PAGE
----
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Derek Holland Rumors
As expected, Reds starter Homer Bailey underwent Tommy John surgery today, as MLB.com’s Mark Sheldon reports. Though his previously-repaired flexor mass tendon apepared in good shape, Bailey’s UCL was determined to be completely torn, leaving little in the way of options to avoid surgery.
- Likewise, Rays righty Alex Cobb was found to have a fully torn UCL, as Marc Topkin of the Tampa Bay Times reports, meaning he too was virtually assured to require a TJ procedure. Cobb says the best-case scenario would have him return late in 2016. Fellow Tampa hurler Matt Moore has continued to build his way back from his own UCL replacement, with MLB.com’s Bill Chastain reporting that Moore was able to throw all of his pitches in a live BP session. Moore says he is targeting a mid-June return to the big league bump.
- Though his shoulder has shown some evidence of progress, Rangers lefty Derek Holland will wait an additional two weeks before he begins throwing, as Jeff Wilson of the Fort Worth Star-Telegram tweets. Though Texas has enjoyed a somewhat surprising contribution from its starting staff (3.71 ERA, 9th in baseball), peripherals suggest that some regression is forthcoming. Regardless, Holland’s health is critical to the club, both this year and — perhaps even more so — in the future.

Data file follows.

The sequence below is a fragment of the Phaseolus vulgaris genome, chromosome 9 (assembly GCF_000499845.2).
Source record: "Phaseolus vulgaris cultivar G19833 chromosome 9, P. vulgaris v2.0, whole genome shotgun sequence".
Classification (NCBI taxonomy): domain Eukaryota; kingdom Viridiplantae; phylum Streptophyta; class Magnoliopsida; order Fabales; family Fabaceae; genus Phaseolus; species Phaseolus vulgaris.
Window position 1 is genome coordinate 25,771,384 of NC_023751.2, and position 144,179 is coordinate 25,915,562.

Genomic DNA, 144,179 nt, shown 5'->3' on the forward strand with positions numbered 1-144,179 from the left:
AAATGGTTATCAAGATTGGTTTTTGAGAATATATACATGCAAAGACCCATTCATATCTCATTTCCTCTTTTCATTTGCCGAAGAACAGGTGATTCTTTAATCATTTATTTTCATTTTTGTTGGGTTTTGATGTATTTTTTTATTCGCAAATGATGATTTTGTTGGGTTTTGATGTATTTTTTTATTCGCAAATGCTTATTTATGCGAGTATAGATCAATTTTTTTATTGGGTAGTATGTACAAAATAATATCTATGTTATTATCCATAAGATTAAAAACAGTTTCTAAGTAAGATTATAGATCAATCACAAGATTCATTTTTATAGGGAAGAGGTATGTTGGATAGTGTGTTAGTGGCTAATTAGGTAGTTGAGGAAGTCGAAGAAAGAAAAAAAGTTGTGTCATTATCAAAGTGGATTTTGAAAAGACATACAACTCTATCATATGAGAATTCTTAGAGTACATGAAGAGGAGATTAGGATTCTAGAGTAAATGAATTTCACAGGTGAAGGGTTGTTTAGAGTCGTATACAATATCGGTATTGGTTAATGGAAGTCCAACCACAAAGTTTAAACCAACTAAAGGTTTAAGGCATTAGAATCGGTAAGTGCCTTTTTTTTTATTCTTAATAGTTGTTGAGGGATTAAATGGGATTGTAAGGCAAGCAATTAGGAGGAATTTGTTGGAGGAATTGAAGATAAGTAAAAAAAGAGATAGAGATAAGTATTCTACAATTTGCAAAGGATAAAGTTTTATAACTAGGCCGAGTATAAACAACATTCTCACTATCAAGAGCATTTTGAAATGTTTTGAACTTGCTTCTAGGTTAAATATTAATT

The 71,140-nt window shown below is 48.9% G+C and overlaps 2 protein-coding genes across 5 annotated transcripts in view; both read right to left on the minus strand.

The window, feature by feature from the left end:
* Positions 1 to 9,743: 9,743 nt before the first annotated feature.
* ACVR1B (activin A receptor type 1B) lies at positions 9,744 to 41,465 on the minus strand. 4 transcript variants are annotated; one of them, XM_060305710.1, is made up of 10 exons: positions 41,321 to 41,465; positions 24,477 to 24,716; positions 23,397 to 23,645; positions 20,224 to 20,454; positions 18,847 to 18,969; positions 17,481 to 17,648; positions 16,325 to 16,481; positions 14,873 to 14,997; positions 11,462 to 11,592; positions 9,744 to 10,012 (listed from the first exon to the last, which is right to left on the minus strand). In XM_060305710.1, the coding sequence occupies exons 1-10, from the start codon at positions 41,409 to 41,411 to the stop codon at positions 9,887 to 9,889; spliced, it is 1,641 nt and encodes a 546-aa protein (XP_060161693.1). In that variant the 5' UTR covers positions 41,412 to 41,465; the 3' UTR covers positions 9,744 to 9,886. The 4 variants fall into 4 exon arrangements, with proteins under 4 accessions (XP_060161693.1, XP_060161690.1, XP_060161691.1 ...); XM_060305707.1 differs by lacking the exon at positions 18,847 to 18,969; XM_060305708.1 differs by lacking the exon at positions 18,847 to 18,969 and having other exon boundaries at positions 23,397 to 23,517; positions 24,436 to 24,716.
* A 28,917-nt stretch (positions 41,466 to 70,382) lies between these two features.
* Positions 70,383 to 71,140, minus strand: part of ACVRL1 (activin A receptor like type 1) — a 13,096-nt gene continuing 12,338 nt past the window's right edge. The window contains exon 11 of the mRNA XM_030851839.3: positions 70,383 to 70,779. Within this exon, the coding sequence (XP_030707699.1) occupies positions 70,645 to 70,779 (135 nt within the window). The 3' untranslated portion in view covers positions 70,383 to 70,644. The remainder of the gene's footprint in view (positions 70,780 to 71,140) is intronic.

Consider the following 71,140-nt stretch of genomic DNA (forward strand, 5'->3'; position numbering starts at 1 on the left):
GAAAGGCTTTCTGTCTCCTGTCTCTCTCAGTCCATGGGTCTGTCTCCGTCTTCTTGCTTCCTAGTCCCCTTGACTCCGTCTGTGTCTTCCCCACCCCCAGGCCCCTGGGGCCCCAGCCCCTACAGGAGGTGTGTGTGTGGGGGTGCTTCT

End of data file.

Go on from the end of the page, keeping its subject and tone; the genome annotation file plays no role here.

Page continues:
- Orioles catcher Matt Wieters is set to catch seven innings tomorrow as he continues to work fully back from Tommy John surgery, Roch Kubatko of MASNsports.com tweets. Wieters’ ability to return to health and productivity will go a long way toward determining his free agent earning power next winter, of course. It will also tell on Baltimore’s ability to compete for a postseason slot, though replacement Caleb Joseph has been a revelation.